Meet the Author

Joel Elvery |

Economist

Joel Elvery

Joel Elvery is an economist in the Research Department of the Federal Reserve Bank of Cleveland. He is primarily interested in labor, public, and urban economics, as well as applied econometrics. His current work focuses on the regional economy of the Fourth District of the Federal Reserve.

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Meet the Author

Christopher Vecchio |

Research Analyst

Christopher Vecchio

Christopher Vecchio is a research analyst in the Research Department of the Federal Reserve Bank of Cleveland. His primary interests include development economics, international economics, and the economics of terrorism.

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04.01.14

Economic Trends

Annual Revisions to Metro-Level Jobs Data Shed New Light on Job Growth in Fourth District Metro Areas

Joel Elvery and Christopher Vecchio

On March 21, the Bureau of Labor Statistics (BLS) released benchmarked State and Metro-Area Employment, Hours, and Earnings (SAE) data. The benchmarked data, which come out once a year, are the most accurate employment statistics available for metropolitan areas. Previous versions of the metro-level jobs data, like the initial SAE estimates released five weeks after the close of each month, can often be revised substantially when the benchmarked data come out.

So the release of the benchmarked SAE is a moment of truth for the BLS and for metro areas. For the BLS, the size of the revisions to the initial SAE shows how accurate the earlier estimates were. For metro areas, the benchmarked SAE provides a reliable and complete estimate of their employment through September 2013.

Every month, the initial SAE estimates how many jobs states and metro areas had two months earlier. These initial estimates are based on a combination of responses to the Current Employment Survey and imputation models for areas where the sample size is too small to generate reliable estimates. Even if done perfectly, estimates from survey data or models are subject to errors. Once a year, the SAE data are benchmarked to the Quarterly Census of Employment and Wages (QCEW), which provides counts of jobs based on administrative data covering 98 percent of employment. These data come from a census of jobs, so they are more accurate than the initial SAE. (For more detail on the benchmarking process, the reliability of the initial estimates, and the advantages of using the QCEW to measure employment growth, see “Which Estimates of Metropolitan-Area Jobs Growth Should We Trust?”)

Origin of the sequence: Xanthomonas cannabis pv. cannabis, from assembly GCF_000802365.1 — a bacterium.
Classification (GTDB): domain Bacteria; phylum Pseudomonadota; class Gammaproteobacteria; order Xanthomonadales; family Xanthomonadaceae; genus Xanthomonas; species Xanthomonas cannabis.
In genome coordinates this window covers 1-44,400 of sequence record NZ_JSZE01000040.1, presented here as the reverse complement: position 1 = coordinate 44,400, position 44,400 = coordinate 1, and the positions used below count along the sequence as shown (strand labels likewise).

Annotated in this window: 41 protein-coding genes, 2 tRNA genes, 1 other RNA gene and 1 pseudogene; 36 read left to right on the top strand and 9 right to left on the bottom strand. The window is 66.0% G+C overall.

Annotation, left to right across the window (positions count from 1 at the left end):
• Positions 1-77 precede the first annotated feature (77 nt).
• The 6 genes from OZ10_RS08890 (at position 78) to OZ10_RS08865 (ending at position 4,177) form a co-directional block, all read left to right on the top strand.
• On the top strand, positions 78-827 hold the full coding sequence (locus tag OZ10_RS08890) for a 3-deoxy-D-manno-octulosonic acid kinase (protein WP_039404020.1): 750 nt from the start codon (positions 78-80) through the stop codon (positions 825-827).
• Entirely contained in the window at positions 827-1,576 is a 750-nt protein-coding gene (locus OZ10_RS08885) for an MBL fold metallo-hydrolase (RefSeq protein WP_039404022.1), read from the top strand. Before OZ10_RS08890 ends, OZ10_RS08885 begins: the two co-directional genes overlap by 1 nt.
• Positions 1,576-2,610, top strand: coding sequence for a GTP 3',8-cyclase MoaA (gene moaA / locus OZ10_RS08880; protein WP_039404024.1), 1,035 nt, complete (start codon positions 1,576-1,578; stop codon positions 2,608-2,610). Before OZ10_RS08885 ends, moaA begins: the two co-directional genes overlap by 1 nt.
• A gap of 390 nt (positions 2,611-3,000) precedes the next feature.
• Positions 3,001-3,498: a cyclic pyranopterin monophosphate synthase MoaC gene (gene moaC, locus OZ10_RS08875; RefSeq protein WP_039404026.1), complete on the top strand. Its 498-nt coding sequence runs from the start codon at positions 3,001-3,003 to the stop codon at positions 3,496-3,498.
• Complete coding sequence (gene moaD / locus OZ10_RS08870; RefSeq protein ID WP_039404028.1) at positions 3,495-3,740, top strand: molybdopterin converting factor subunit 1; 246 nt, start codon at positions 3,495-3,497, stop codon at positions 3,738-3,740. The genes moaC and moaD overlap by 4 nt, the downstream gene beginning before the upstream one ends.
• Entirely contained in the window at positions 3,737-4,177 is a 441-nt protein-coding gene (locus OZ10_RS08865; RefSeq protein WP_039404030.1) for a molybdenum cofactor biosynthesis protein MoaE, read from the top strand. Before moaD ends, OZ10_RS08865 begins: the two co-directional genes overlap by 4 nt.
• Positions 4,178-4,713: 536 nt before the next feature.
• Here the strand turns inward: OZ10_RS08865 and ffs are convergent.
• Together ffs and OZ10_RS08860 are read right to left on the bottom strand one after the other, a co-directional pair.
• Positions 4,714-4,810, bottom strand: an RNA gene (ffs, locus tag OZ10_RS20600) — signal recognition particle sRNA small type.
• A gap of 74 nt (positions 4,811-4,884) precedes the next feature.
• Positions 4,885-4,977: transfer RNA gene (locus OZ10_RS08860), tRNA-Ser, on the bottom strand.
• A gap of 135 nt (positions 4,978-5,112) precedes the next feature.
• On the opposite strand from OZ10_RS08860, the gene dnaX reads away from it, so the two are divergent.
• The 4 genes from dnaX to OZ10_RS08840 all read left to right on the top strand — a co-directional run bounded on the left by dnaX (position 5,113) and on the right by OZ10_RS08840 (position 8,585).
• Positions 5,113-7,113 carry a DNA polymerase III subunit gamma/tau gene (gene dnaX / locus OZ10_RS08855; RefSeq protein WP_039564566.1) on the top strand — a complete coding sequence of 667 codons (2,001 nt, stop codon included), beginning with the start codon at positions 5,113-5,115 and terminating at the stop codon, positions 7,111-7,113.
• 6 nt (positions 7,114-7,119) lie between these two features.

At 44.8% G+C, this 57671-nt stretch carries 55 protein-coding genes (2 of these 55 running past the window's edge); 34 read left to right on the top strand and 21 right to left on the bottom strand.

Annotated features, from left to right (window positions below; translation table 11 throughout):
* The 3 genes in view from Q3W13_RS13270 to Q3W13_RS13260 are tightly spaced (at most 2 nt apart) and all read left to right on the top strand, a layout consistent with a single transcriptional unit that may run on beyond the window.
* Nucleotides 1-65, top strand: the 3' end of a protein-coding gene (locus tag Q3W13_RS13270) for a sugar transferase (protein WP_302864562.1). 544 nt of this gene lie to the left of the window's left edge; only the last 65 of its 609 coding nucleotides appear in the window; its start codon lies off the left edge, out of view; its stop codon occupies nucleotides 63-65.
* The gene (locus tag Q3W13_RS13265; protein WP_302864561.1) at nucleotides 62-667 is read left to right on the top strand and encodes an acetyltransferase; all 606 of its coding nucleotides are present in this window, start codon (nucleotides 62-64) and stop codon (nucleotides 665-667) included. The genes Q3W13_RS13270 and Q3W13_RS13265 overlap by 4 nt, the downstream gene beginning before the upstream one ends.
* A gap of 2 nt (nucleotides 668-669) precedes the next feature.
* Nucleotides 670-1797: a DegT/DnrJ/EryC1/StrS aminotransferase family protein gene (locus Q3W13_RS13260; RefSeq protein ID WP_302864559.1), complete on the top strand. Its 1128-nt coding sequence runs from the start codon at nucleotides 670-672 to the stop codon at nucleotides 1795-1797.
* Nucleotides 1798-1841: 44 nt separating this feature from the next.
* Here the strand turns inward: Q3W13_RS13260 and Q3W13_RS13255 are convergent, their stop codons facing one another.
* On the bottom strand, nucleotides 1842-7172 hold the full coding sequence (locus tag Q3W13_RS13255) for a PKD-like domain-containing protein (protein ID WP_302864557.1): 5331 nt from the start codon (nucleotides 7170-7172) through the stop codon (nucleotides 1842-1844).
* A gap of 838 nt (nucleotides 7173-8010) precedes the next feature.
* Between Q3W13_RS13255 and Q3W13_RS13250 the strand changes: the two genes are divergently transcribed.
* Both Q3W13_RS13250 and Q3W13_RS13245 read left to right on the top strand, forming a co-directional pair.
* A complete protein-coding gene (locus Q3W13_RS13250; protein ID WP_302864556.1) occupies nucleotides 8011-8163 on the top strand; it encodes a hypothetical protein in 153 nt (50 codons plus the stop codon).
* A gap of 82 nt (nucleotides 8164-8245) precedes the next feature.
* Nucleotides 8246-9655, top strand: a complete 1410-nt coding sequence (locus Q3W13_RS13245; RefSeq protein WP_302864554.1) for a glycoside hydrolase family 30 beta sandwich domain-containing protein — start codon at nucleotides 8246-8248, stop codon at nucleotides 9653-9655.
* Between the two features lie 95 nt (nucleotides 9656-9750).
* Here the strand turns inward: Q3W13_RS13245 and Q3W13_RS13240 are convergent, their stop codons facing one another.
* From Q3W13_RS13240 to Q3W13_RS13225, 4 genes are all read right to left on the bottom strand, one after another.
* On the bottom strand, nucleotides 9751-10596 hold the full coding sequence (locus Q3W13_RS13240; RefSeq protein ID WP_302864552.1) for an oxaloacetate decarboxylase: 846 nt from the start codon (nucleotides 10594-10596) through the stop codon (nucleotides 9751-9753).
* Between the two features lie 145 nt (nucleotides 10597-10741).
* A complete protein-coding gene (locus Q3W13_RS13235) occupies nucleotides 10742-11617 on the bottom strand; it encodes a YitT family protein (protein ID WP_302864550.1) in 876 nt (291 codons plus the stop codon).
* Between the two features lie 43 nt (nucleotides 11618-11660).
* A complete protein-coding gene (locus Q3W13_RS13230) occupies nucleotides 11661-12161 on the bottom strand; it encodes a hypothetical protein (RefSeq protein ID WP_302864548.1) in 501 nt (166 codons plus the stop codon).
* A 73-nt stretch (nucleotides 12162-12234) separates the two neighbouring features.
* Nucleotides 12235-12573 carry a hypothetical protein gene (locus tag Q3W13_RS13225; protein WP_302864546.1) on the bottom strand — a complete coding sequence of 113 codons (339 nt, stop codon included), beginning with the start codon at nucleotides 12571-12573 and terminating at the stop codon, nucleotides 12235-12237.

We assess the magnitude of the latest revisions by comparing final and benchmarked jobs estimates for September 2013. We focus on this month because the most recent benchmarking revised the SAE data from October 2012 to December 2013, but the QCEW is only available through September 2013. The SAE estimates for October 2013 to December 2013 are subject to additional revisions with the next round of benchmarking in March 2015. We define revisions as the difference between the benchmarked SAE and the initial SAE.

For all metro areas in the US, the average revision in the benchmarked data is plus or minus 1.2 percent of employment. So if a metro area with 500,000 jobs had the average revision, benchmarking would add or subtract 6,000 jobs to or from the initial estimate. Revisions are typically larger for small metro areas than large ones, in percentage terms. The average revision for metro areas with populations below 250,000 is plus or minus 1.6 percent, double that of metro areas with populations above one million.